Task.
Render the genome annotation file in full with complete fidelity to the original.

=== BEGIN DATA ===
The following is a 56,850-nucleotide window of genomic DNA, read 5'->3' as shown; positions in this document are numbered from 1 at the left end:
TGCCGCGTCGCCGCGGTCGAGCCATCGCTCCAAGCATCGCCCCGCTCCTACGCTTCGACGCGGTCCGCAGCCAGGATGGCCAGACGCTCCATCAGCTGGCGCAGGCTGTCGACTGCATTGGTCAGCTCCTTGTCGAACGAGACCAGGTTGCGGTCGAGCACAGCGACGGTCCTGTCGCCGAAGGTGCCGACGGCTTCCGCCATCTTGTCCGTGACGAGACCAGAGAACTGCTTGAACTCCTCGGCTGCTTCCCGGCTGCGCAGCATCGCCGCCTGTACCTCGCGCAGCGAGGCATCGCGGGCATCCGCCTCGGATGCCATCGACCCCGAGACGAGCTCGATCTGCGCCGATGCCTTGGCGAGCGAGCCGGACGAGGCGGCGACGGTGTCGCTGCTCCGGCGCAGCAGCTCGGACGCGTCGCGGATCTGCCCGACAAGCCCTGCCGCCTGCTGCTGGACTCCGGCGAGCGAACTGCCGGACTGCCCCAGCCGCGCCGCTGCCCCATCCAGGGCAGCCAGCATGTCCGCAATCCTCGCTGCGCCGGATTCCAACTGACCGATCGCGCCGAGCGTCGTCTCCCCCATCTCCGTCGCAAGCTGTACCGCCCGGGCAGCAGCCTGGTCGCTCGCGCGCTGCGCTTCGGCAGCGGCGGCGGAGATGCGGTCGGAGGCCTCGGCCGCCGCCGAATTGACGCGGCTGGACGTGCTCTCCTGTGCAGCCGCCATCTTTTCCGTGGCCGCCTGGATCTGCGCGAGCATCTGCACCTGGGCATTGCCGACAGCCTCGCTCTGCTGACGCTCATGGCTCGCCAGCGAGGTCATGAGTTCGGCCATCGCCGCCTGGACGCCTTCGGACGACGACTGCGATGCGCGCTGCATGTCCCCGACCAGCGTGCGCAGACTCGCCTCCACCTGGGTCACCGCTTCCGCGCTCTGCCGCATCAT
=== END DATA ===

The following is a 56,850-nucleotide window of genomic DNA, read 5'->3' as shown; positions in this document are numbered from 1 at the left end:
TGCCGCGTCGCCGCGGTCGAGCCATCGCTCCAAGCATCGCCCCGCTCCTACGCTTCGACGCGGTCCGCAGCCAGGATGGCCAGACGCTCCATCAGCTGGCGCAGGCTGTCGACTGCATTGGTCAGCTCCTTGTCGAACGAGACCAGGTTGCGGTCGAGCACAGCGACGGTCCTGTCGCCGAAGGTGCCGACGGCTTCCGCCATCTTGTCCGTGACGAGACCAGAGAACTGCTTGAACTCCTCGGCTGCTTCCCGGCTGCGCAGCATCGCCGCCTGTACCTCGCGCAGCGAGGCATCGCGGGCATCCGCCTCGGATGCCATCGACCCCGAGACGAGCTCGATCTGCGCCGATGCCTTGGCGAGCGAGCCGGACGAGGCGGCGACGGTGTCGCTGCTCCGGCGCAGCAGCTCGGACGCGTCGCGGATCTGCCCGACAAGCCCTGCCGCCTGCTGCTGGACTCCGGCGAGCGAACTGCCGGACTGCCCCAGCCGCGCCGCTGCCCCATCCAGGGCAGCCAGCATGTCCGCAATCCTCGCTGCGCCGGATTCCAACTGACCGATCGCGCCGAGCGTCGTCTCCCCCATCTCCGTCGCAAGCTGTACCGCCCGGGCAGCAGCCTGGTCGCTCGCGCGCTGCGCTTCGGCAGCGGCGGCGGAGATGCGGTCGGAGGCCTCGGCCGCCGCCGAATTGACGCGGCTGGACGTGCTCTCCTGTGCAGCCGCCATCTTTTCCGTGGCCGCCTGGATCTGCGCGAGCATCTGCACCTGGGCATTGCCGACAGCCTCGCTCTGCTGACGCTCATGGCTCGCCAGCGAGGTCATGAGTTCGGCCATCGCCGCCTGGACGCCTTCGGACGACGACTGCGATGCGCGCTGCATGTCCCCGACCAGCGTGCGCAGACTCGCCTCCACCTGGGTCACCGCTTCCGCGCTCTGCCGCATCAT